Whether in seismic through WesternGeco, in openhole wireline, logging while drilling or testing we are the leading player. Following the acquisition of the minority interest in WesternGeco in 2006, we are now in a position to provide customers with innovative processing and interpretation routines that allow us to move directly from seismic processing to Petrel workflow process and back again thus helping reduce risk and move more rapidly to field development planning. This has allowed Petrel to increase market penetration over the last year as it expands into the growing exploration market.
The significance of this is obvious when you look at industry performance as measured by a wide group of oil companies. This clearly shows that the world has been consuming considerably more oil than has been discovered, and the need to accelerate exploration is therefore a necessity. Exploration will be a key driver over the near term.
The availability of deepwater rigs will accelerate this as more deepwater provinces become active. We have recently signed an exploration contract for an ultra deepwater rig that will drill successively in Australia, East Timor, India, Indonesia and Mozambique. This type of roving exploration campaign is becoming increasingly common and you can imagine that the planning and logistics involved are extraordinarily complex. The exploration market is also one where the value of data is increasing.
Indeed, the intensity of exploration spend has increased much faster than overall upstream cost indexes. There are good reasons for this. Location, reservoir complexity and hydrocarbon composition all require higher technology to be properly addressed.
For some time we have stressed that maintaining production and bringing new reserves on line would require an increase in drilling intensity. The emphasis is not just on the number of wells to be drilled, but also on their increasing complexity and cost be it for expensive deepwater wells or for the technology required to make unconventional hydrocarbons economic through the introduction of practices such as factory drilling.
Given this context, in addition to investment in new technology, it is becoming increasingly apparent that the old adage of the oil industry holds truer than ever. If you want to find oil you have to drill. And if you want to produce unconventional gases or oils it is even truer.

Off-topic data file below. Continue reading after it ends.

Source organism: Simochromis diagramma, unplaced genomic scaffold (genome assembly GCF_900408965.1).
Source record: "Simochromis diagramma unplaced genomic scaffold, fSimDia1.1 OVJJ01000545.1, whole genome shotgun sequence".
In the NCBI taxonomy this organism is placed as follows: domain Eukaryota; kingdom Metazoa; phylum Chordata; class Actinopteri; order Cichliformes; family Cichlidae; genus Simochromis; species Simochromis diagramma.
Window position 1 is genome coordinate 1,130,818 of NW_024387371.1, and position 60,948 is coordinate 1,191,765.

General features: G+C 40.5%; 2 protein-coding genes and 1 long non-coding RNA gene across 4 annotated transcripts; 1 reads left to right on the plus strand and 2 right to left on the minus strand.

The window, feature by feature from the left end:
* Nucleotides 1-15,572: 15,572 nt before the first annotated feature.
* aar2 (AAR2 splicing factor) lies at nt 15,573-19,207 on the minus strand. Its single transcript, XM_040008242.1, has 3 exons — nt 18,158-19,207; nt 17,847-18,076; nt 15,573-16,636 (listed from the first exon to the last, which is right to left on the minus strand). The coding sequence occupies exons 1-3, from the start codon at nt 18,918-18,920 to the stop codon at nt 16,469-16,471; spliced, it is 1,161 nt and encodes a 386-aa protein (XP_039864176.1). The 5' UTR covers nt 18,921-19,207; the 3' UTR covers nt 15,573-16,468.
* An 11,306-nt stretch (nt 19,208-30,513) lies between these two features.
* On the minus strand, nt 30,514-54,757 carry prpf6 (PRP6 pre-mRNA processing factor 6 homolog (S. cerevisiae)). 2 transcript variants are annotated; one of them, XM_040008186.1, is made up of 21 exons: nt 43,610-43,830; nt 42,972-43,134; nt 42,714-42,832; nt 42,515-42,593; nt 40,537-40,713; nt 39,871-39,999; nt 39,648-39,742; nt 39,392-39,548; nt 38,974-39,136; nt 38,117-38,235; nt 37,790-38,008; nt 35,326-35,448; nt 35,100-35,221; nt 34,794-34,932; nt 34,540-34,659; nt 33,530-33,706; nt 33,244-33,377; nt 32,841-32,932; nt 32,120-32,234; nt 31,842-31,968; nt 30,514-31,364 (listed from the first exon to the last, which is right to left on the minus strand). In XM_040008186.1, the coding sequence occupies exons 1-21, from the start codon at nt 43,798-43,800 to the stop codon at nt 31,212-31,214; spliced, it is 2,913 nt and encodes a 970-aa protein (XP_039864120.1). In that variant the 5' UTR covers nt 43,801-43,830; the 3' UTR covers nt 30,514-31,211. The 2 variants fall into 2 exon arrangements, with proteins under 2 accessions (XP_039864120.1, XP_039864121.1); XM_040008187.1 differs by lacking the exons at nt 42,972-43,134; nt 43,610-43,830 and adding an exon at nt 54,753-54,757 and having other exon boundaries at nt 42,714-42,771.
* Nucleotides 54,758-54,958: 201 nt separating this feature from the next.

I have already referred to the increase in exploration and development offshore and in deepwater. At the same time differing hydrocarbon types require greater degrees of drilling technology—both to improve the reliability of operations and to reduce overall finding and development costs.
In addition to new exploration drilling technologies, drilling to help recover unconventional gases and unconventional oils requires technologies for better extraction, lower cost and smaller environmental footprint. The dramatic change in the North American well count from vertical to horizontal over a very short period of time demonstrates the extent to which this change is already underway.
Another area for increased drilling concerns those reserves already in production. Prolonging their exploitation and increasing their recovery represents a significant opportunity and it is here that increased drilling intensity is likely to make the biggest difference in the short to medium term. The rehabilitation of the productive capacity in Iraq is an example that implies higher rig counts and this pattern is likely to be increasingly seen around the world.
It is the technology needs for the market opportunities that I have just discussed that have led us to the acquisitions of Smith and Geoservices.
We believe that the combination of our own leading positions in directional drilling, measurement-while-drilling and logging-while-drilling with Smith’s positions in drill bits, drilling tools and drilling fluids through M-I SWACO together with our joint venture with National Oilwell Varco for wired drillpipe will allow us to help customers with the three components of the drilling workflow, drilling optimization, well placement and wellbore assurance.